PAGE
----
Food prices continue to soar amid Trudeau gov’t carbon tax, fuel regulations
‘Meat’s up six percent, bread’s up 13 percent, coffee’s up eight percent, baby food’s up nine percent. If you look at food overall it is up nine percent,’ said Bank of Canada governor Tiff Macklem.
(LifeSiteNews) — Food prices in Canada are shooting up amid ongoing “climate” taxes and regulations imposed by Prime Minister Justin Trudeau’s federal government.
According to a September 5 report by Statistics Canada obtained by Blacklock’s Reporter, food prices are rising faster than the headline inflation rate – the overall inflation rate in the country – as staple food items are increasing at a rate of 10 to 18 percent year-over-year.
“We have been surprised,” Bank of Canada Governor Tiff Macklem said.
“Meat’s up six percent, bread’s up 13 percent, coffee’s up eight percent, baby food’s up nine percent,” he added. “If you look at food overall it is up nine percent.”
Acknowledging the persistent nature of inflation, Macklem dismissed the idea of cutting interest rates, which are currently at their highest rate in 22 years. “It is clearly too early to be talking about interest rate cuts,” said Macklem. “We are certainly trying to balance the risks.”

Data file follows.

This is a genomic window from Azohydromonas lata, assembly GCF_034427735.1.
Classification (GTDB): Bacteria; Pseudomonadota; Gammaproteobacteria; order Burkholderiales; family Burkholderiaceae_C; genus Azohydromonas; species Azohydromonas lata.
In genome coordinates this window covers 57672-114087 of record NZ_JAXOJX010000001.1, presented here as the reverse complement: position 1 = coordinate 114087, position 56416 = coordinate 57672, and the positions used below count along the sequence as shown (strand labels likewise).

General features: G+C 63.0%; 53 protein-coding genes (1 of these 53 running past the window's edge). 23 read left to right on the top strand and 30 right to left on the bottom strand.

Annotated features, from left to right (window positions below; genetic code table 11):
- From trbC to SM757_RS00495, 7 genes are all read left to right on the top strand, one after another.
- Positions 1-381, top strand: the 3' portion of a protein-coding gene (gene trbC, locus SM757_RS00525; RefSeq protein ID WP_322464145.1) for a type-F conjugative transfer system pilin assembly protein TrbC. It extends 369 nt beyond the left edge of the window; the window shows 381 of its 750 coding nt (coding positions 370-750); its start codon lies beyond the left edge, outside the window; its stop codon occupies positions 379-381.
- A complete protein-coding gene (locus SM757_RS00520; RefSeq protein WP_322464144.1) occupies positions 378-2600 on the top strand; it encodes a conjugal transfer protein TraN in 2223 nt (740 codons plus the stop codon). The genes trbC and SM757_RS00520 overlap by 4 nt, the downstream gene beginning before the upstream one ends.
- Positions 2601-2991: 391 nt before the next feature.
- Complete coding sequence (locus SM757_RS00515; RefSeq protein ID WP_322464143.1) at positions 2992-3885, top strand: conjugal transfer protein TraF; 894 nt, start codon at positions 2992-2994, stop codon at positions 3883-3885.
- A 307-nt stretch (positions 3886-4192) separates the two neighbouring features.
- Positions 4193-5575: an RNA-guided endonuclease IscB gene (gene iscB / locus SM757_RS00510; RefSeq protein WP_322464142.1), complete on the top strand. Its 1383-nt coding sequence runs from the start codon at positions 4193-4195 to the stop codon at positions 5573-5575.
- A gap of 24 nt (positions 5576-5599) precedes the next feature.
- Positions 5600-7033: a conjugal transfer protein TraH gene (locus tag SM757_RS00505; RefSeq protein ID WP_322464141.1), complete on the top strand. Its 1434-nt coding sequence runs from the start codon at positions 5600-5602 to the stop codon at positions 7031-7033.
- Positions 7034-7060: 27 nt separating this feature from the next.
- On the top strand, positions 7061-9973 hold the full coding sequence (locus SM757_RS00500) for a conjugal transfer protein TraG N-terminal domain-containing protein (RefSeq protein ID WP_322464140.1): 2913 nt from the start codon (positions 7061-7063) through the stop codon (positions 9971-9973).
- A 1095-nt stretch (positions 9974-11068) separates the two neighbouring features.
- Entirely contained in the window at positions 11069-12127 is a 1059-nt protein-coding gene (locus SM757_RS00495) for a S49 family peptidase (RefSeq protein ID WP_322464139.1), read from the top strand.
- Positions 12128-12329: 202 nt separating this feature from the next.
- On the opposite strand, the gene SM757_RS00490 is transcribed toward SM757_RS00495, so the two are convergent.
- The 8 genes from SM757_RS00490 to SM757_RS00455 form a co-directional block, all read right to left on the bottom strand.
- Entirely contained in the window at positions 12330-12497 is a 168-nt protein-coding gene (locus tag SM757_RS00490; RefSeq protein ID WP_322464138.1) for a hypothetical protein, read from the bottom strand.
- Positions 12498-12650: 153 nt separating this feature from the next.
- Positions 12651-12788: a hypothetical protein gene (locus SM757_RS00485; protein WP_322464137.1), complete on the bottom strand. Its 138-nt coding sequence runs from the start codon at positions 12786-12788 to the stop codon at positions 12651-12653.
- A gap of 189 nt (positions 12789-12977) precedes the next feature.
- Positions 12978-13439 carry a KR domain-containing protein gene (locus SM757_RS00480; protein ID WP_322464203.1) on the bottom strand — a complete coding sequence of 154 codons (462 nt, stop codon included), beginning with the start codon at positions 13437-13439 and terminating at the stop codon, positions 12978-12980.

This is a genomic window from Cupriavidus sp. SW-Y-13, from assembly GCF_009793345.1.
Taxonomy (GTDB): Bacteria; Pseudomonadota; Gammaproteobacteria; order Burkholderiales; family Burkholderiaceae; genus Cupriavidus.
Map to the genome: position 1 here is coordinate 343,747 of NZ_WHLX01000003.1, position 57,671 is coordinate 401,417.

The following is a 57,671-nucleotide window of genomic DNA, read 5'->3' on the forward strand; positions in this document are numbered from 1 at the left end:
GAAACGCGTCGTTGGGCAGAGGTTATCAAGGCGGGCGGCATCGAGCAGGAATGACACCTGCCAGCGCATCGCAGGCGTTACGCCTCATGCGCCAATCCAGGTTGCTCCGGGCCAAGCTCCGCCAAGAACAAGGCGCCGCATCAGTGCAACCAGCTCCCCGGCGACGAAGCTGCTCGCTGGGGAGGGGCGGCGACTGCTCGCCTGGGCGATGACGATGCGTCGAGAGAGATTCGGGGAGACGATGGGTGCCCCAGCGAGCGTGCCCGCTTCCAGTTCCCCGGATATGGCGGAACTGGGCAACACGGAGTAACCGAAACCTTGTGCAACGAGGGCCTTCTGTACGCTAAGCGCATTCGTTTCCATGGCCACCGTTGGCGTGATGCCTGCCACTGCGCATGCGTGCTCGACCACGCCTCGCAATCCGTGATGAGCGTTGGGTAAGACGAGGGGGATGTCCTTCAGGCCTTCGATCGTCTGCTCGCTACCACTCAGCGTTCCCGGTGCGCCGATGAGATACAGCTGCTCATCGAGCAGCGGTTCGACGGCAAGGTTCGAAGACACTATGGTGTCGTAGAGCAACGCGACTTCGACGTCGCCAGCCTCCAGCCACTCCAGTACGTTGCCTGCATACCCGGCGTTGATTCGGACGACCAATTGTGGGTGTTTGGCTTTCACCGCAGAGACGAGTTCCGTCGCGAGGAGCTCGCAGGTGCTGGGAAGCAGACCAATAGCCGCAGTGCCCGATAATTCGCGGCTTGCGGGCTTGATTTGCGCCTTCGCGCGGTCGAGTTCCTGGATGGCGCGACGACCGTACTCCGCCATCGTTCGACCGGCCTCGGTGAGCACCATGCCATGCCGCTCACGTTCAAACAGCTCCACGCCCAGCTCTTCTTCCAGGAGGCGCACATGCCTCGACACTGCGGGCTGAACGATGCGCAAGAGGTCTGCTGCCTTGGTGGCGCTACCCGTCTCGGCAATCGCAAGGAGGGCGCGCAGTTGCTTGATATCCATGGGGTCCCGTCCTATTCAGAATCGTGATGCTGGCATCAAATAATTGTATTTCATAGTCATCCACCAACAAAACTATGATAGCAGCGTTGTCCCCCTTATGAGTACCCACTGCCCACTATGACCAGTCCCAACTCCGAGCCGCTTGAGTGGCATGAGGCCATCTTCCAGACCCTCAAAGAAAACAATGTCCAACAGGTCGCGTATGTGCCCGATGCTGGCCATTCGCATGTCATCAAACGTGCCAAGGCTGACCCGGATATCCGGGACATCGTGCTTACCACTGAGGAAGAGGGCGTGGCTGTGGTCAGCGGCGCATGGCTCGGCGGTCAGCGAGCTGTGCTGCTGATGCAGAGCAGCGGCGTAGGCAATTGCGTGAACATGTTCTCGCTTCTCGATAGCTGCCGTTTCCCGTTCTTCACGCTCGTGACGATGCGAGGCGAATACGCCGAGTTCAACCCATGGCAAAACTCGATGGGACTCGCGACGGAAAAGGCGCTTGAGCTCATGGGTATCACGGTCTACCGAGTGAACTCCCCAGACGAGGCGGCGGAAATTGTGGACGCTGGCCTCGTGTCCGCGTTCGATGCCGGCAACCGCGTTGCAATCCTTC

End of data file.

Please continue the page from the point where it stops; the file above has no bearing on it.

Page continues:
According to the Bank of Canada’s last Monetary Policy Report, an inflation rate of two percent – the Bank of Canada’s target rate – is not expected until “the middle of 2025.”
“Further easing of inflation will take longer than expected in previous reports,” the Bank of Canada said.
Average checkout prices in July revealed that hamburger costs went from $10.64 per kilogram to $11.19 per kilogram, a five percent increase, while the Consumer Price Index (CPI) – the tool employed by economists to measure overall inflation in the economy – was only 3.3 percent. This means that while overall inflation may be relatively close to the 2 percent target, many essential goods, such as food, are not.
The report further revealed that the following food have increased drastically in the past year:
- 10 percent more for butter from $5.72 per 454 grams to $6.27;
- 10 percent more for eggs from $4.29 per dozen to $4.71;
- 10 percent more for oranges from $5.75 per 1.36 kilogram bag to $6.35;
- 10 percent more for potatoes from $5.24 per 4.5 kilogram bag to $5.75;
- 15 percent more for romaine lettuce from $2 per head to $2.30;
- 16 percent more for margarine from $6.56 per 907 gram tub to $7.61;
- 17 percent more for peanut butter from $5.31 per kilogram to $6.19;
- 18 percent more for apple juice from $3.23 per two litre jug to $3.80;
- 33 percent more for celery from $2.78 per bunch to $3.70.
On September 7, Macklem told Canadians that the Bank of Canada may raise interest rates further as he believes inflation is likely to stay high for some time.